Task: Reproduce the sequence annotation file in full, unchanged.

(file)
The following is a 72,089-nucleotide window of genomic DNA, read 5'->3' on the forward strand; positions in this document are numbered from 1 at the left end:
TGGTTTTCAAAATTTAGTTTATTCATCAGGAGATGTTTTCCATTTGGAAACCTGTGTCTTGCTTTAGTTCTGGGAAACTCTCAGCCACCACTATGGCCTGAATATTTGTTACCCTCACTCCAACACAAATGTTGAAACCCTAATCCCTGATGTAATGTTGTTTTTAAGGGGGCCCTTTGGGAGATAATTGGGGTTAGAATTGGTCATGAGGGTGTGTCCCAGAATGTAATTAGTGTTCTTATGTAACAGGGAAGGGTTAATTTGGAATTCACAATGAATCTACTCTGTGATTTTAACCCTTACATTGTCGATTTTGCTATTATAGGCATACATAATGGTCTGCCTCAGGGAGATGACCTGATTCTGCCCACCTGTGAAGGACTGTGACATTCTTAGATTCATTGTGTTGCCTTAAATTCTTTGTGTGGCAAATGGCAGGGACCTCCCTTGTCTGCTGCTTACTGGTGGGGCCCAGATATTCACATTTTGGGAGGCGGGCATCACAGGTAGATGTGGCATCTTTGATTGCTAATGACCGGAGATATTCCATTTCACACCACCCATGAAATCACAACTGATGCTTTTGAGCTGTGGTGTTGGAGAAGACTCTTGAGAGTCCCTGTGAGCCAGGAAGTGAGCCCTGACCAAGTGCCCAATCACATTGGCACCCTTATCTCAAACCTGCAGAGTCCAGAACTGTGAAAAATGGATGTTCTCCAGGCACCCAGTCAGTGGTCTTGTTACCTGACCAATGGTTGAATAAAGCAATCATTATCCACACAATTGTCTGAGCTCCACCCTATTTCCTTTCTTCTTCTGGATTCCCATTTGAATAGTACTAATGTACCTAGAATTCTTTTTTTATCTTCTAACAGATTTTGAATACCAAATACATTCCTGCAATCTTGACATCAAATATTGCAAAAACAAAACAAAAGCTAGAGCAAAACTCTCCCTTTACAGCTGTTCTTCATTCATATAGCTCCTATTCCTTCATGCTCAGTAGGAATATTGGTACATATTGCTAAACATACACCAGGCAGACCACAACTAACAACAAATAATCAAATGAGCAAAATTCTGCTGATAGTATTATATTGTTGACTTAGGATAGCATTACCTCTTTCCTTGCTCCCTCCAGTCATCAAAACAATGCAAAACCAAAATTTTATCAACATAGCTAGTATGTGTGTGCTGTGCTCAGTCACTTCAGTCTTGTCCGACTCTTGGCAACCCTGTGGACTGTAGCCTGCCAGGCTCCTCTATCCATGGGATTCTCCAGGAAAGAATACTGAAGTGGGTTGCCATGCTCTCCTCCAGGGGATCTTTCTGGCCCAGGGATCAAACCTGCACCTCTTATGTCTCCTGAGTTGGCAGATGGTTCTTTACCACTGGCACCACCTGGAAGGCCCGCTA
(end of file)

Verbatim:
The following is a 72,089-nucleotide window of genomic DNA, read 5'->3' on the forward strand; positions in this document are numbered from 1 at the left end:
TGGTTTTCAAAATTTAGTTTATTCATCAGGAGATGTTTTCCATTTGGAAACCTGTGTCTTGCTTTAGTTCTGGGAAACTCTCAGCCACCACTATGGCCTGAATATTTGTTACCCTCACTCCAACACAAATGTTGAAACCCTAATCCCTGATGTAATGTTGTTTTTAAGGGGGCCCTTTGGGAGATAATTGGGGTTAGAATTGGTCATGAGGGTGTGTCCCAGAATGTAATTAGTGTTCTTATGTAACAGGGAAGGGTTAATTTGGAATTCACAATGAATCTACTCTGTGATTTTAACCCTTACATTGTCGATTTTGCTATTATAGGCATACATAATGGTCTGCCTCAGGGAGATGACCTGATTCTGCCCACCTGTGAAGGACTGTGACATTCTTAGATTCATTGTGTTGCCTTAAATTCTTTGTGTGGCAAATGGCAGGGACCTCCCTTGTCTGCTGCTTACTGGTGGGGCCCAGATATTCACATTTTGGGAGGCGGGCATCACAGGTAGATGTGGCATCTTTGATTGCTAATGACCGGAGATATTCCATTTCACACCACCCATGAAATCACAACTGATGCTTTTGAGCTGTGGTGTTGGAGAAGACTCTTGAGAGTCCCTGTGAGCCAGGAAGTGAGCCCTGACCAAGTGCCCAATCACATTGGCACCCTTATCTCAAACCTGCAGAGTCCAGAACTGTGAAAAATGGATGTTCTCCAGGCACCCAGTCAGTGGTCTTGTTACCTGACCAATGGTTGAATAAAGCAATCATTATCCACACAATTGTCTGAGCTCCACCCTATTTCCTTTCTTCTTCTGGATTCCCATTTGAATAGTACTAATGTACCTAGAATTCTTTTTTTATCTTCTAACAGATTTTGAATACCAAATACATTCCTGCAATCTTGACATCAAATATTGCAAAAACAAAACAAAAGCTAGAGCAAAACTCTCCCTTTACAGCTGTTCTTCATTCATATAGCTCCTATTCCTTCATGCTCAGTAGGAATATTGGTACATATTGCTAAACATACACCAGGCAGACCACAACTAACAACAAATAATCAAATGAGCAAAATTCTGCTGATAGTATTATATTGTTGACTTAGGATAGCATTACCTCTTTCCTTGCTCCCTCCAGTCATCAAAACAATGCAAAACCAAAATTTTATCAACATAGCTAGTATGTGTGTGCTGTGCTCAGTCACTTCAGTCTTGTCCGACTCTTGGCAACCCTGTGGACTGTAGCCTGCCAGGCTCCTCTATCCATGGGATTCTCCAGGAAAGAATACTGAAGTGGGTTGCCATGCTCTCCTCCAGGGGATCTTTCTGGCCCAGGGATCAAACCTGCACCTCTTATGTCTCCTGAGTTGGCAGATGGTTCTTTACCACTGGCACCACCTGGAAGGCCCGCTA